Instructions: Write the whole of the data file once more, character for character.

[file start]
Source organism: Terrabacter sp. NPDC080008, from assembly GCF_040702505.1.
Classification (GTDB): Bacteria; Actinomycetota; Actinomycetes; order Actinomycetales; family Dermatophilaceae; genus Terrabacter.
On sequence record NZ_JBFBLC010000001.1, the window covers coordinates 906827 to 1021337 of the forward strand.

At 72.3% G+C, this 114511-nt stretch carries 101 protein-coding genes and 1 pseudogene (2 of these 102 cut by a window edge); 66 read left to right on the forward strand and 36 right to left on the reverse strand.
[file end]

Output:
Source organism: Terrabacter sp. NPDC080008, from assembly GCF_040702505.1.
Classification (GTDB): Bacteria; Actinomycetota; Actinomycetes; order Actinomycetales; family Dermatophilaceae; genus Terrabacter.
On sequence record NZ_JBFBLC010000001.1, the window covers coordinates 906827 to 1021337 of the forward strand.

At 72.3% G+C, this 114511-nt stretch carries 101 protein-coding genes and 1 pseudogene (2 of these 102 cut by a window edge); 66 read left to right on the forward strand and 36 right to left on the reverse strand.